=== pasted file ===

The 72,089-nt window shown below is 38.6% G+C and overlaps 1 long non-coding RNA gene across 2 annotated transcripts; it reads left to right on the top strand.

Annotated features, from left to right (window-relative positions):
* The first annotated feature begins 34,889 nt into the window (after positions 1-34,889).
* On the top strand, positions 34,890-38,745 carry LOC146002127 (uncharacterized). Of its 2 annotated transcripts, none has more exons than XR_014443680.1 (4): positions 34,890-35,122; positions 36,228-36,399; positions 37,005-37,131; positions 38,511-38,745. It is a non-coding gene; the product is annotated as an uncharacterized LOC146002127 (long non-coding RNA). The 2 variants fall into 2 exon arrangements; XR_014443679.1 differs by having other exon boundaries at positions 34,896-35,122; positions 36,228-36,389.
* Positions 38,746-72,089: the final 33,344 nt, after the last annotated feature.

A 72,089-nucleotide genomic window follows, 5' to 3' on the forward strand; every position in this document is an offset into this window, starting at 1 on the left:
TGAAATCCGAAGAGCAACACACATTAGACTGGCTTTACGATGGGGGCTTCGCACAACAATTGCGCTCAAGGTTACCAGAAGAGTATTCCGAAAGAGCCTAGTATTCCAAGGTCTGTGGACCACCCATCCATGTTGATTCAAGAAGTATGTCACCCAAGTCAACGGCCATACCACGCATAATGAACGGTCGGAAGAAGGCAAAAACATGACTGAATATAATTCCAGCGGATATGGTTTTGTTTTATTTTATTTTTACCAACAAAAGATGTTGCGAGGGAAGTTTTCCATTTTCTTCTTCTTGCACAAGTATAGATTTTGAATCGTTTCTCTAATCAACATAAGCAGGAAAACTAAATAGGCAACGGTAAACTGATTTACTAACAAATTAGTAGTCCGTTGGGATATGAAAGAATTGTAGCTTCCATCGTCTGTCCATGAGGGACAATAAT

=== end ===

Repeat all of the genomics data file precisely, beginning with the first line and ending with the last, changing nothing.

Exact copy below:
The 72,089-nt window shown below is 38.6% G+C and overlaps 1 long non-coding RNA gene across 2 annotated transcripts; it reads left to right on the top strand.

Annotated features, from left to right (window-relative positions):
* The first annotated feature begins 34,889 nt into the window (after positions 1-34,889).
* On the top strand, positions 34,890-38,745 carry LOC146002127 (uncharacterized). Of its 2 annotated transcripts, none has more exons than XR_014443680.1 (4): positions 34,890-35,122; positions 36,228-36,399; positions 37,005-37,131; positions 38,511-38,745. It is a non-coding gene; the product is annotated as an uncharacterized LOC146002127 (long non-coding RNA). The 2 variants fall into 2 exon arrangements; XR_014443679.1 differs by having other exon boundaries at positions 34,896-35,122; positions 36,228-36,389.
* Positions 38,746-72,089: the final 33,344 nt, after the last annotated feature.

A 72,089-nucleotide genomic window follows, 5' to 3' on the forward strand; every position in this document is an offset into this window, starting at 1 on the left:
TGAAATCCGAAGAGCAACACACATTAGACTGGCTTTACGATGGGGGCTTCGCACAACAATTGCGCTCAAGGTTACCAGAAGAGTATTCCGAAAGAGCCTAGTATTCCAAGGTCTGTGGACCACCCATCCATGTTGATTCAAGAAGTATGTCACCCAAGTCAACGGCCATACCACGCATAATGAACGGTCGGAAGAAGGCAAAAACATGACTGAATATAATTCCAGCGGATATGGTTTTGTTTTATTTTATTTTTACCAACAAAAGATGTTGCGAGGGAAGTTTTCCATTTTCTTCTTCTTGCACAAGTATAGATTTTGAATCGTTTCTCTAATCAACATAAGCAGGAAAACTAAATAGGCAACGGTAAACTGATTTACTAACAAATTAGTAGTCCGTTGGGATATGAAAGAATTGTAGCTTCCATCGTCTGTCCATGAGGGACAATAAT